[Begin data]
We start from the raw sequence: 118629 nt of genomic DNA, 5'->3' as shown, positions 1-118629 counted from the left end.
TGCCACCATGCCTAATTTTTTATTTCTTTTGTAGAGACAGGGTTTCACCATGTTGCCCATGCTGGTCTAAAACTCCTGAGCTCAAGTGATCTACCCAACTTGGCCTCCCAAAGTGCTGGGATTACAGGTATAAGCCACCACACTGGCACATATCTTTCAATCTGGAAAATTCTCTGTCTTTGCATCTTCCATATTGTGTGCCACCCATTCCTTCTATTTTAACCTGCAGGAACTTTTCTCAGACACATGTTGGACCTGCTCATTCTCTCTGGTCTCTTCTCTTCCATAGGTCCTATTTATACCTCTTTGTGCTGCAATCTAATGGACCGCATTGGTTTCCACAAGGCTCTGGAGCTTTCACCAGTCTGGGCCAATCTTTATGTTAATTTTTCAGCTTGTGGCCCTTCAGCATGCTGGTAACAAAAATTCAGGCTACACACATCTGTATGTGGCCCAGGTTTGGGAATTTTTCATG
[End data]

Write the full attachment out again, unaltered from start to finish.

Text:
We start from the raw sequence: 118629 nt of genomic DNA, 5'->3' as shown, positions 1-118629 counted from the left end.
TGCCACCATGCCTAATTTTTTATTTCTTTTGTAGAGACAGGGTTTCACCATGTTGCCCATGCTGGTCTAAAACTCCTGAGCTCAAGTGATCTACCCAACTTGGCCTCCCAAAGTGCTGGGATTACAGGTATAAGCCACCACACTGGCACATATCTTTCAATCTGGAAAATTCTCTGTCTTTGCATCTTCCATATTGTGTGCCACCCATTCCTTCTATTTTAACCTGCAGGAACTTTTCTCAGACACATGTTGGACCTGCTCATTCTCTCTGGTCTCTTCTCTTCCATAGGTCCTATTTATACCTCTTTGTGCTGCAATCTAATGGACCGCATTGGTTTCCACAAGGCTCTGGAGCTTTCACCAGTCTGGGCCAATCTTTATGTTAATTTTTCAGCTTGTGGCCCTTCAGCATGCTGGTAACAAAAATTCAGGCTACACACATCTGTATGTGGCCCAGGTTTGGGAATTTTTCATG